Due to a lack of clarity on authority to compel cooperation from the four Dioceses, the office of the Attorney General asked the Dioceses to participate in the investigation voluntarily in 2019.
Their lists of accused clergy can be found here: Archdiocese of Dubuque, the Diocese of Des Moines, the Diocese of Davenport and the Diocese of Sioux City.
The Bishops (the Archbishop of the Archdiocese of Dubuque, the Bishop of the Diocese of Des Moines, the Bishop of the Diocese of Davenport, and the Bishop of the Diocese of Sioux City) responded to the letter, saying participation in the investigation would be costly.
They were also concerned about the confidentiality and credibility of accusations against clergy members. In his response, Miller had urged the Bishops to understand the importance of publicly investigating the accusations.
In the past, accusations that weren't found credible by the Dioceses were not made public. These are some of the instances Miller wanted to shed light on.
"[W]e think an independent, third-party evaluation of the process of deciding which clergy were included on public lists by the dioceses is warranted," Miller said in the response letter to the Bishops. "This fresh look by trained professionals in our office would provide assurances to victims and the public generally that all credibly accused clergy have been publicly identified."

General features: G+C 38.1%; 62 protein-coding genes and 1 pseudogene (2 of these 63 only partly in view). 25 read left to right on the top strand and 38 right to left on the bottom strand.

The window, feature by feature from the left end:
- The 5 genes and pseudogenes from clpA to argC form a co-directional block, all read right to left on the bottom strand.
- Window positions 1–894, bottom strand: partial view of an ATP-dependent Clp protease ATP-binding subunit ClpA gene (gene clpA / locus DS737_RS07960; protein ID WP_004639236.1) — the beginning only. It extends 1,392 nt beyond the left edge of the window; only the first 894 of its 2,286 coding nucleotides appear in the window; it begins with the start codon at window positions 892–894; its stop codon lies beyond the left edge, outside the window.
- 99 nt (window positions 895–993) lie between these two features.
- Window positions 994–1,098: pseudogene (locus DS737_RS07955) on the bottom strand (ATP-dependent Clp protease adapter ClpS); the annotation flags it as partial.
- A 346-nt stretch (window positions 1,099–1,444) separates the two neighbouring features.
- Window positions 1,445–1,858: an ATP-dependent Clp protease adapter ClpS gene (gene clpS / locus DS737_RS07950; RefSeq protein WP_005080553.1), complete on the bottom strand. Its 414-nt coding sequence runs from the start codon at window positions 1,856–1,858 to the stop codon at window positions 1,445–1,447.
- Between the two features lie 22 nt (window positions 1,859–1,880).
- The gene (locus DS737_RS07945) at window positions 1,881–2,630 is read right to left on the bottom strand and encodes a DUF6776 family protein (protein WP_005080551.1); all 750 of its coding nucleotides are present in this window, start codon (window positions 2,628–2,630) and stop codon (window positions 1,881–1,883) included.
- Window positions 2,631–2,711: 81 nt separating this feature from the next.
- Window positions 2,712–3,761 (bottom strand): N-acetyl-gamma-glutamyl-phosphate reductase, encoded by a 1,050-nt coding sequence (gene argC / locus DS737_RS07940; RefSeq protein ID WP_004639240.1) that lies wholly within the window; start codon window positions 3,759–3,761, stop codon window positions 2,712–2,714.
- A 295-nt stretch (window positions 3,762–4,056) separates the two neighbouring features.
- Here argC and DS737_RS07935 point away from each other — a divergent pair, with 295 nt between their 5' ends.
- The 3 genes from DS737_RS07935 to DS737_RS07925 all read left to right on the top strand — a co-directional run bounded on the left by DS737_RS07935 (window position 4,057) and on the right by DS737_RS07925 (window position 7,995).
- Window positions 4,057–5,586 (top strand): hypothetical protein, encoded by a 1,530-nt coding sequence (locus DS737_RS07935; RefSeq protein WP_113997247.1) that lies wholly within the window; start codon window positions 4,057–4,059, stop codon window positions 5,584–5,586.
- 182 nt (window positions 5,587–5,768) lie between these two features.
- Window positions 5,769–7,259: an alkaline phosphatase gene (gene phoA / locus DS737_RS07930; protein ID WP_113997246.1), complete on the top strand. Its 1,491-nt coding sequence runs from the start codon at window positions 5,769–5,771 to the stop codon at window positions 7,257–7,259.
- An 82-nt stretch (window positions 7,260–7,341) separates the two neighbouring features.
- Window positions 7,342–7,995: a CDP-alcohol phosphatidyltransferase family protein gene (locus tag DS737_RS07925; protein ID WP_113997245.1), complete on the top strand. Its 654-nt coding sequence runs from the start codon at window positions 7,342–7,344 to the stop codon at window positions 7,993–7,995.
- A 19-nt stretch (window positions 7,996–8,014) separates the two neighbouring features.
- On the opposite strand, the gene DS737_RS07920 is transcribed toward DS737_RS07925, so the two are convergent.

It also found over the past twenty years, the Dioceses have implemented reforms “in good faith” to address and avoid future instances of abuse by updating and maintaining their lists of credibly accused clergy.
Diocese of Sioux City: "operated in good faith to prepare and update the list," according to the Attorney General's Office.
Archdiocese Of Dubuque: agreed to legal settlements to compensate some clergy abuse survivors and establishment of a list. "Acted in good faith to voluntarily maintain and update its list of credibly accused priests."
Diocese of Davenport: "has generally acted in good faith to maintain and update its list of credibly accused clergy."
Diocese of Des Moines: concerns about not following up with a complaint made against a deceased priest. Failed to release some reports, claiming attorney-client privilege, but has produced a realistic list. The Attorney General's Office noted their concerns with the Diocese of Des Moines were in a "gray area."
The report found only five priests have been accused during or after 2002.
The Catholic bishops of Iowa have released a joint statement saying they will study the Attorney General’s report for more suggestions on how to improve.
Bishops Thomas Zinkula of Davenport, William Joensen of Des Moines, R. Walker Nickless of Sioux City and Archbishop Michael Jackels of Dubuque said in the statement, "Policies and procedures in place provide for responding to each allegation, cooperating with civil authorities, removing offenders from ministry, and being held accountable."
The Attorney General's report in its entirety can be found here.